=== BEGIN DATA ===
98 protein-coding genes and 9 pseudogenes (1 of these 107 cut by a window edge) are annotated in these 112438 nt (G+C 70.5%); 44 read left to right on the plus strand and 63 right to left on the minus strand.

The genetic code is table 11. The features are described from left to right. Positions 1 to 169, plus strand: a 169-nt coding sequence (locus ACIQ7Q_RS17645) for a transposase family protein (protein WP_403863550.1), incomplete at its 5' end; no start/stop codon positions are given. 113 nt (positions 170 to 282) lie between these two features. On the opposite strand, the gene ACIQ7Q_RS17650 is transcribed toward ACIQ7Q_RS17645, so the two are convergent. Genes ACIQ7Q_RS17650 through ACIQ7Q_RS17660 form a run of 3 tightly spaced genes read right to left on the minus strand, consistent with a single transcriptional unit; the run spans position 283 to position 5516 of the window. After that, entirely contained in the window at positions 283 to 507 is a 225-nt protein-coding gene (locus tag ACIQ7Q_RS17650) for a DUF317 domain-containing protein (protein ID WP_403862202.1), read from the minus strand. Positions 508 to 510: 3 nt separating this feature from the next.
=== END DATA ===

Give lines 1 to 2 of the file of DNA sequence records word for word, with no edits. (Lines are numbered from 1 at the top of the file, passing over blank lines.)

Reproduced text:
98 protein-coding genes and 9 pseudogenes (1 of these 107 cut by a window edge) are annotated in these 112438 nt (G+C 70.5%); 44 read left to right on the plus strand and 63 right to left on the minus strand.

The genetic code is table 11. The features are described from left to right. Positions 1 to 169, plus strand: a 169-nt coding sequence (locus ACIQ7Q_RS17645) for a transposase family protein (protein WP_403863550.1), incomplete at its 5' end; no start/stop codon positions are given. 113 nt (positions 170 to 282) lie between these two features. On the opposite strand, the gene ACIQ7Q_RS17650 is transcribed toward ACIQ7Q_RS17645, so the two are convergent. Genes ACIQ7Q_RS17650 through ACIQ7Q_RS17660 form a run of 3 tightly spaced genes read right to left on the minus strand, consistent with a single transcriptional unit; the run spans position 283 to position 5516 of the window. After that, entirely contained in the window at positions 283 to 507 is a 225-nt protein-coding gene (locus tag ACIQ7Q_RS17650) for a DUF317 domain-containing protein (protein ID WP_403862202.1), read from the minus strand. Positions 508 to 510: 3 nt separating this feature from the next.